If you want to add or remove access to specific content, you can do so under Manage your child’s content. To download a new app or game for them, you need to log into your profile, download and install the app, then go to Settings> Profiles and family library, choose their profile and tap Add content> Add books, videos and apps, tap the app or game you want to add, then tap Done. You can ignore the age-appropriate suggestions and allow access to any content you want here.

below Web settings in your child’s profile you can choose whether or not they can access the web browser. You can also limit web content to Amazon managed content, which is pre-approved based on your child’s age.

You also have the option to limit camera and gallery access in your child’s profile. They don’t send photos they take via email or upload them to social media, but you can choose to automatically back them up to Amazon Drive if you’d like. Also make sure the Enable in-app purchase option is turned off to avoid surprise bills or microtransactions.

Now that you’ve set up and configured your profiles, relax knowing your kids won’t be able to overdose on games or access something you don’t want them to see. However, they will still have to come and bother you if they want a new game or book. If you want to give them access to new content that has been filtered and age-appropriate, consider Amazon Kids +.

How to use Amazon Kids +

This subscription service provides access to thousands of books, movies, TV shows, educational apps and games that have been curated and rated to ensure they are suitable for different age ranges. It is suitable for children in the range of 3-12. If you buy a Kids Edition Fire tablet, you get Amazon Kids + for free for the first year.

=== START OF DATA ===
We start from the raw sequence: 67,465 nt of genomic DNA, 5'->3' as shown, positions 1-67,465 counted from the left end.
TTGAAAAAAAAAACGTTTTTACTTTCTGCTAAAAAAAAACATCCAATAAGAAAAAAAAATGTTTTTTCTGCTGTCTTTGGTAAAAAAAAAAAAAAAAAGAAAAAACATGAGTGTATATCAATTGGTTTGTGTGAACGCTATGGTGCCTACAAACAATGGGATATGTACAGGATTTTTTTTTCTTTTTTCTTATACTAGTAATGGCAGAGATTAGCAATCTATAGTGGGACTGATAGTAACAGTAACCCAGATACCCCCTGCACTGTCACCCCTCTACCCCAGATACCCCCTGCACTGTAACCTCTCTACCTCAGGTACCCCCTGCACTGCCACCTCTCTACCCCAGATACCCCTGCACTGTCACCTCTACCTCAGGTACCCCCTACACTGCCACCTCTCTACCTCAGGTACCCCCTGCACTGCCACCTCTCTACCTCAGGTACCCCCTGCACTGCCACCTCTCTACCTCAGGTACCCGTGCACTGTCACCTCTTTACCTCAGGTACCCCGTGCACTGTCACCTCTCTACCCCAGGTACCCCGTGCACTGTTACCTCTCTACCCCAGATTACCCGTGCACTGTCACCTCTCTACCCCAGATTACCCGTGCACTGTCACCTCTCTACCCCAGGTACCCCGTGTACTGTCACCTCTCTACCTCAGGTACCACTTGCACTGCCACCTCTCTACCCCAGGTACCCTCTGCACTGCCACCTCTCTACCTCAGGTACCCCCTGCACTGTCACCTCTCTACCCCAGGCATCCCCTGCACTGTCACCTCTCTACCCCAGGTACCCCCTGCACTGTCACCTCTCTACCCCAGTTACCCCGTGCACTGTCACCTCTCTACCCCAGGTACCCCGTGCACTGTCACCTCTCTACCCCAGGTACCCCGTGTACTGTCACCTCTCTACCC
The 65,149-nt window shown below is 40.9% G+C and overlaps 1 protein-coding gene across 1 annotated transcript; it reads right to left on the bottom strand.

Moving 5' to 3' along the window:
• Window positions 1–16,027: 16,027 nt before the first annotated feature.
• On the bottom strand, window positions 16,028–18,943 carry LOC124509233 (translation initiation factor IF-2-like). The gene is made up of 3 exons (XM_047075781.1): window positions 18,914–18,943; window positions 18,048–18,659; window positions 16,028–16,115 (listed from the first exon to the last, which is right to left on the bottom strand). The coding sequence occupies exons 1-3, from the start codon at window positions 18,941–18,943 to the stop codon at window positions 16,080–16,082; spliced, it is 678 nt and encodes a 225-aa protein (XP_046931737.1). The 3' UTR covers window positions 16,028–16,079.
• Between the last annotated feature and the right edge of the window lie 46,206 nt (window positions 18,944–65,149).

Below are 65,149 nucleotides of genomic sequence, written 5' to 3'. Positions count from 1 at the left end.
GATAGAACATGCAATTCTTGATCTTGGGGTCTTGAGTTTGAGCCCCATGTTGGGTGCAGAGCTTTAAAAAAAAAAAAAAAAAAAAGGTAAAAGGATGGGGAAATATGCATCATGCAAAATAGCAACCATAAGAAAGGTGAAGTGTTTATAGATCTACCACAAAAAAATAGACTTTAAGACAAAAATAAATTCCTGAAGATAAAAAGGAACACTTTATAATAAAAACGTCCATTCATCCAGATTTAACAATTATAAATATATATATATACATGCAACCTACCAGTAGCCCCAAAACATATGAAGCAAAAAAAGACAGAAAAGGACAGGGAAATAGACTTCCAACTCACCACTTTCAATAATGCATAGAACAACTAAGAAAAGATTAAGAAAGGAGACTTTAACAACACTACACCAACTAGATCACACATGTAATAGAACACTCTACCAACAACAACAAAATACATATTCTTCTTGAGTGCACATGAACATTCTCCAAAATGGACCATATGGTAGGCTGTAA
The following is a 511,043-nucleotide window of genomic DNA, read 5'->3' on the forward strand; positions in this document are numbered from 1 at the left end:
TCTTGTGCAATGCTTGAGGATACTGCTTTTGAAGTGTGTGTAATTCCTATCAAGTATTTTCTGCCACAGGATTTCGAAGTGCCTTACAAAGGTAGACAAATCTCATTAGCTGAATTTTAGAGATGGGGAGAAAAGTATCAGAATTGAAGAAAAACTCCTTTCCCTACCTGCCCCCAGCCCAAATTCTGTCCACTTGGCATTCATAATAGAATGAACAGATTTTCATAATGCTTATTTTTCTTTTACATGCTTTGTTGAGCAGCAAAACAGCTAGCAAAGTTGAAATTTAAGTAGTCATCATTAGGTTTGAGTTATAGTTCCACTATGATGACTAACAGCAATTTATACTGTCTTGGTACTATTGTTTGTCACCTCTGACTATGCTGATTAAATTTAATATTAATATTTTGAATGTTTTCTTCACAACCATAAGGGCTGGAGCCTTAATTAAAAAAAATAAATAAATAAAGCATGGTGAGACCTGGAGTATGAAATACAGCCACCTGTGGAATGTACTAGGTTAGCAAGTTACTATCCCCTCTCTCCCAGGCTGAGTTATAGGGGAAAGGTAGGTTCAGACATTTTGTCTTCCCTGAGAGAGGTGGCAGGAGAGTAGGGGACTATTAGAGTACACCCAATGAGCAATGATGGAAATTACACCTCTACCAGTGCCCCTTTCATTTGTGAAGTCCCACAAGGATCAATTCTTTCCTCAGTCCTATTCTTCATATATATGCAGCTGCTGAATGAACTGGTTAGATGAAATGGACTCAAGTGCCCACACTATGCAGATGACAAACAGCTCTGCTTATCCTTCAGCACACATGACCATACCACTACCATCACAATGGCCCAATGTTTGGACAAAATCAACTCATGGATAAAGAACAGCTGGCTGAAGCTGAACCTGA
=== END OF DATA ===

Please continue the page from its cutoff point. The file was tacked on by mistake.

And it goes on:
• Go to to activate it Settings> Profiles and family library, choose your child’s profile and tap Subscribe to Amazon Kids +. If you have already subscribed, it says manage your subscription instead.
  • You can choose a single-child plan or a family plan, which covers up to four children.
  • Amazon Kids + costs $ 3 a month for one child, $ 10 a month for a family, or $ 99 to prepay for a year for a family with a free month trial.
  • If you’re already a Prime member, the cost is just $ 2.99 per month for a single child or $ 6.99 per month for the family. You can also choose to prepay for a family for $ 69 for a year.
  • When you look inside Settings> Profiles and family library, choose your child’s profile, then tap Smart filters, you will see that you can set an age range, which determines which curated content they can access through Amazon Kids +.

The great thing about FreeTime Unlimited is that your kids can browse, download new apps and games, read books and access all kinds of video content without having to lift a finger. Everything is age appropriate, there is a lot of educational content and they can easily choose things based on characters they like.

View your child’s activity

Amazon parent dashboard

One last thing worth noting is the ability to judge what your child has done. If you allow web access, you can go to Settings> Profiles and family library, choose your child’s profile and tap View your child’s web history to see all the web pages they viewed. There is also a handy extra tab with the title Attempt, which shows you all the blocked sites they tried to access.

If you have signed up for FreeTime Unlimited, you can visit the Parent Dashboard. This will give you interesting insights into what exactly your child has been up to on their Fire tablet. The time they spent on different activities is broken down into books, videos, apps and the web, so you can see at a glance how much time they spent on each today. Choose one and you’ll see a full breakdown of the time they spent on each app, game, book, video, or web page.

For some pieces of content, you’ll see a small orange speech bubble on the right. Click on that and you can get a summary of the app or video in question and find a series of questions or possible discussion topics to help your child talk about that activity. It’s an excellent prompt to help you get in touch with them about what they’ve been up to and help round out the excellent parental controls package Amazon has to offer.